On the day I visited the Museum of Natural History, a young man approached me. He wanted to give me a tour of his city. I declined, saying that I much preferred to simply wander about on my own.

“Okay,” he said, “but I have to ask you why you have come here? To Albania?”

“Because,” I said, “I wanted to see it before you got a Starbucks.”

“A Star What?” he said.

“Exactly.”

Nderim was on the phone again.

“Maeve,” he said when he hung up, “We’re going to meet my son. He has a better car to drive. Okay?”

“Sure,” I said. Fifteen minutes later, we pulled into a dirt parking lot of a small wood house with a sign that said ‘cafe.’ A young man leaned against a silver sedan. “My son, Zef.” Nderim said proudly. Zef shook my hand with a charming smile.

“Nice to meet you. You’re American?” I nodded. His handshake was firm and his eyes were playful. I liked him immediately. The three of us got into Zef’s silver sedan and we were off, headed once again toward the Macedonian border.

“Where do you live in America?” Zef asked.

“New York City.”

“New York City! I want to go there so much. To Times Square and the lights. I’ve seen pictures and videos on YouTube. The city that never sleeps. I want to see the Yankees play. Do you like the Yankees?” Zef then launched into a gleeful description of everything he wanted to do in New York City.

As we neared the end of our journey, we pulled off in front of a low white brick building. Inside, there was a counter with a man in a white apron behind it. Three tables with chairs were scattered about. On the opposite wall was a door marked ‘Toilet.’ The rest of the room was empty. Nderim ordered from the man.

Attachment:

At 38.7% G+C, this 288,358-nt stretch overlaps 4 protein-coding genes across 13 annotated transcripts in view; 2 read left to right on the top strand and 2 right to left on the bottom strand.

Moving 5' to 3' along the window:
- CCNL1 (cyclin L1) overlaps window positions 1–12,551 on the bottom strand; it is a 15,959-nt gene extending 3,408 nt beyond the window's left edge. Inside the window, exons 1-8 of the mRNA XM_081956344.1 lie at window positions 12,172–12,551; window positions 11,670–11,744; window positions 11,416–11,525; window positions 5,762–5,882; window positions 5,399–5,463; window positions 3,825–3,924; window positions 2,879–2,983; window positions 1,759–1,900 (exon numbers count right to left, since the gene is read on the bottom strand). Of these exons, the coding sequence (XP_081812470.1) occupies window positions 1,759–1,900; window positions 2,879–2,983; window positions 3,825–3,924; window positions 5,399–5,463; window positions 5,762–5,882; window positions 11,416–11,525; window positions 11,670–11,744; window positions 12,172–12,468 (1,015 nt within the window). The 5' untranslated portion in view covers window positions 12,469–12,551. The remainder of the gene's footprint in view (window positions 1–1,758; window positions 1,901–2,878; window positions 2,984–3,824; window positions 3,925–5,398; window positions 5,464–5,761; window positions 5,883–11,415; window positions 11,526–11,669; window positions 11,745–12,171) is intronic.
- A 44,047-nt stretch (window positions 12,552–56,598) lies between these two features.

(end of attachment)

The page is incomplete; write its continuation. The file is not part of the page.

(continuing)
“Do you want something?” he asked me.

“Sure.” I said, “Whatever you’re having.”

Two plates of steamed rice topped with cheese arrived a few minutes later. When the bill came, I tried to give money to pay but Nderim emphatically refused. I was touched by his generosity. I hadn’t realized that my 50 euros included food too.

“Where are you going in Macedonia?” Nderim asked when we were back on the road.

“Ohrid,” I said. Ohrid was only 40 kilometers or so from the border.

“We would like to go all the way with you but we don’t have the papers.” Nderim said,
“We’ll get you someone to take you though.”

“Oh, okay. Thank you.” I said.

How to Leave Tirana, Albania in Style

About 30 minutes later, we pulled into a lot next to about 8 or 9 taxis. Up ahead was the border crossing. A long line of 18-wheeler trucks stretched for miles in both directions from the checkpoint. We all got out of the car and Nderim went and talked with the group of men hanging around their cabs.

“Okay,” he said as he motioned to one of them “He’ll take you to Ohrid for 10 Euros.”

“Great!” I said. Zef moved my bag from the back of his car to the waiting taxi.

I was touched by his generosity. I hadn’t realized that my 50 euros included food too.

“Thank you so much,” I said. I wrote my email address on a piece of scrap paper for Zef. “Please, if you get to New York City, let me know. I’ll buy you dinner.”

He beamed and put the paper into his wallet.

“Be safe,” Nderim said, “Be safe.”

“I will.” I hugged him and then Zef.

I climbed into the waiting cab and it joined the line of cars cued to go through the checkpoint. I turned around to look out the back window as we moved forward. Nderim and Zef were still standing there, waving. I waved back, watching them until they disappeared from view.

How to Leave Tirana, Albania in Style


About Vanessa Nirode

Vanessa NirodeVanessa is a solo traveler, cyclist, runner, writer, and pattern maker based in New York City. She believes that the cure for anything is salt water: tears, sweat, or the sea. She loves all the mountains.